The other night, I made a big heaping pot of pasta and then smothered it in spicy roasted red pepper and tomato meat sauce. And I had bread, too.
I didn't eat a lot of pasta growing up. Dad was a meat and potatoes kind of guy, so that's what Mom cooked. I can still remember eating my first plate of Spaghetti alle Vongole (with clams) at Cantina Italiana in the North End. To. Die. For. I think I may have even licked the plate it was so good.
However, during my year-of-better-health, pasta had to step aside so I could get a handle on my diet. I didn't miss it at all at first because I was experiencing new tastes and foods. And as my health improved and I felt I could start to introduce some of my favorites back into the mix, I piled on the pasta. Just in smaller piles.
I'm a big believer in eating foods they way they were intended. If you're going to eat sugar, eat sugar, not a sugar substitute. Foods in their purist form are, to me, the healthiest way to eat. Just cut back on the not-so-healthy stuff and you'll be okay. However, I backed off this theory just a bit when I started to drink decaffeinated coffee. I swore I never would, but I do indulge in (maybe) a cup of it a week because I love the taste. I will treat myself to a decaf vanilla latte from Starbucks once in a while (quite a few times last month), but I'm still very aware of how much and when....no so-called decaffeinated coffees or teas past 3:00 in the afternoon and certainly not every day.
So when I indulge in a food, or a drink, I eat/drink the real thing (usually, as I just confessed about decaf). But what about pasta? Does wheat, gluten-free, fiber-enriched, rice, or any other kind still taste good? Is it really necessary to cut it out entirely? Do you have to treat pasta like any other carb? And if so, there's a whole lot of people in Italy who might have a say in the matter.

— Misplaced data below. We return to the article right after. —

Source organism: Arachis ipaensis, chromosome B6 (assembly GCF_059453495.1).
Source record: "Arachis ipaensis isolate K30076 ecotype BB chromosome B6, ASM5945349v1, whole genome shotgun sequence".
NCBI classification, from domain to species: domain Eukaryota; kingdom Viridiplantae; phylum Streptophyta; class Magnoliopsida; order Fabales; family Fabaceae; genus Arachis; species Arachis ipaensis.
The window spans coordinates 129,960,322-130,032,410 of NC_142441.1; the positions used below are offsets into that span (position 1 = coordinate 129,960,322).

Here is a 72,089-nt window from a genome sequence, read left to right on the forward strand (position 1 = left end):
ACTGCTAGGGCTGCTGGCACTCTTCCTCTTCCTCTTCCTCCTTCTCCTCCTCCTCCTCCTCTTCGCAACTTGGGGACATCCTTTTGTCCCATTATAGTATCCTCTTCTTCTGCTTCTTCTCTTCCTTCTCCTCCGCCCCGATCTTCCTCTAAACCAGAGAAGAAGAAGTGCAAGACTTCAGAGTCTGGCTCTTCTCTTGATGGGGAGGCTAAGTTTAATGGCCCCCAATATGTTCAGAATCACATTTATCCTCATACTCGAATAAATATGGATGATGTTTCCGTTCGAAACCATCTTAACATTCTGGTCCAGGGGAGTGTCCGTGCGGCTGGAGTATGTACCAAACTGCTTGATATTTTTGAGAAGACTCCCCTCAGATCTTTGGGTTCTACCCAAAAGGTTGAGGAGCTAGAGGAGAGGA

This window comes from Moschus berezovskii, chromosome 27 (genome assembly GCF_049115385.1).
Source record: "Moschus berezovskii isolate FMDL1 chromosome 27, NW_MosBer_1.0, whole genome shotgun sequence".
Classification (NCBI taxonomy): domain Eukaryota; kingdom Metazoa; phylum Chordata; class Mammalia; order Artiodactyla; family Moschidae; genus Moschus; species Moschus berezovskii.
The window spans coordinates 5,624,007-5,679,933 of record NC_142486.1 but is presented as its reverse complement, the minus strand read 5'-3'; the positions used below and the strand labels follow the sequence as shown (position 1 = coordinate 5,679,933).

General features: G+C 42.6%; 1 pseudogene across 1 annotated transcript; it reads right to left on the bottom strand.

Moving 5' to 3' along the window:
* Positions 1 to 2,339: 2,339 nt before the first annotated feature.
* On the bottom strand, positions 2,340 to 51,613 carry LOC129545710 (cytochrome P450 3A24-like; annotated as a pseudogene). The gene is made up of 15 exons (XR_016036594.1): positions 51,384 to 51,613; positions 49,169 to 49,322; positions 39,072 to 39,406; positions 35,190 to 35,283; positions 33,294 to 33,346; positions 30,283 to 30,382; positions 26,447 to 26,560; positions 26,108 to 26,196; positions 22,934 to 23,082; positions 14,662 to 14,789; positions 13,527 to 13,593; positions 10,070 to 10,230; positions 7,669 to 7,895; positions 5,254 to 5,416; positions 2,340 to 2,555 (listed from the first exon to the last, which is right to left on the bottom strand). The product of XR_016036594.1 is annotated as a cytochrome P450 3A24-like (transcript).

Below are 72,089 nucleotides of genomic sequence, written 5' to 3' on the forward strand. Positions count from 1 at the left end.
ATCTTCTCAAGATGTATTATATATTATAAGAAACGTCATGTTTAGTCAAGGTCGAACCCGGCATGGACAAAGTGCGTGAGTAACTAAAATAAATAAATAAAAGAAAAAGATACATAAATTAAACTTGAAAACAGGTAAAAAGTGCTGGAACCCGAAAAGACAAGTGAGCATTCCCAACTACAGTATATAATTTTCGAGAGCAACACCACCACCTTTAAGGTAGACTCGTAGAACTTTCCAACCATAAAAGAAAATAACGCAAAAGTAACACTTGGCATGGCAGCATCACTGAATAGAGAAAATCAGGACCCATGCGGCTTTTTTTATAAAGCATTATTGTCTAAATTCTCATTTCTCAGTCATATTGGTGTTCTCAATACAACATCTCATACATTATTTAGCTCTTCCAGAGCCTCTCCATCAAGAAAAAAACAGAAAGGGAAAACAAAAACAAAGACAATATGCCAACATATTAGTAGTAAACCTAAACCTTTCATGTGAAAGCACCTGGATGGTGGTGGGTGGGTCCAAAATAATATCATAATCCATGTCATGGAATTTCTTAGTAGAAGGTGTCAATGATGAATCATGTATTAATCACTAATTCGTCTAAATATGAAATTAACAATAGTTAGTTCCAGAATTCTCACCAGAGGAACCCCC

So here's to pasta—in any way, shape, or form.
Spaghetti alle Vongole
Gluten-Free Gnocchi with Sausage Ragu
Pasta with Tomato Cream Sauce
Linguini with Pancetta and Sun-Dried Tomatoes
Spaghetti with Fresh Tomatoes
1 box of pasta. I prefer to use thin spaghetti for this light dish.
3-4 tablespoons extra virgin olive oil
1 clove garlic, minced
1 pint cherry tomatoes
1 bunch fresh basil leaves
Salt to taste
Cook pasta al dente and set aside. (Add a pinch of salt to the water after bringing it to a rapid boil.)
Add olive oil to a sauté pan over medium heat and then add the tomatoes. Toss them around the pan a bit with a pinch of salt and cook until the tomatoes soften and start to crack, approximately 5 minutes.
Add garlic and cook for one minute. Be careful not to brown the garlic. Toss again and then add pasta to the pan. Once it's all mixed together, toss in a several basil leaves, cut thin (chiffonade: roll basil leaves together and slice; you'll be left with long, think strips) and leave the rest for garnish.
Photo: Gwendolyn Richards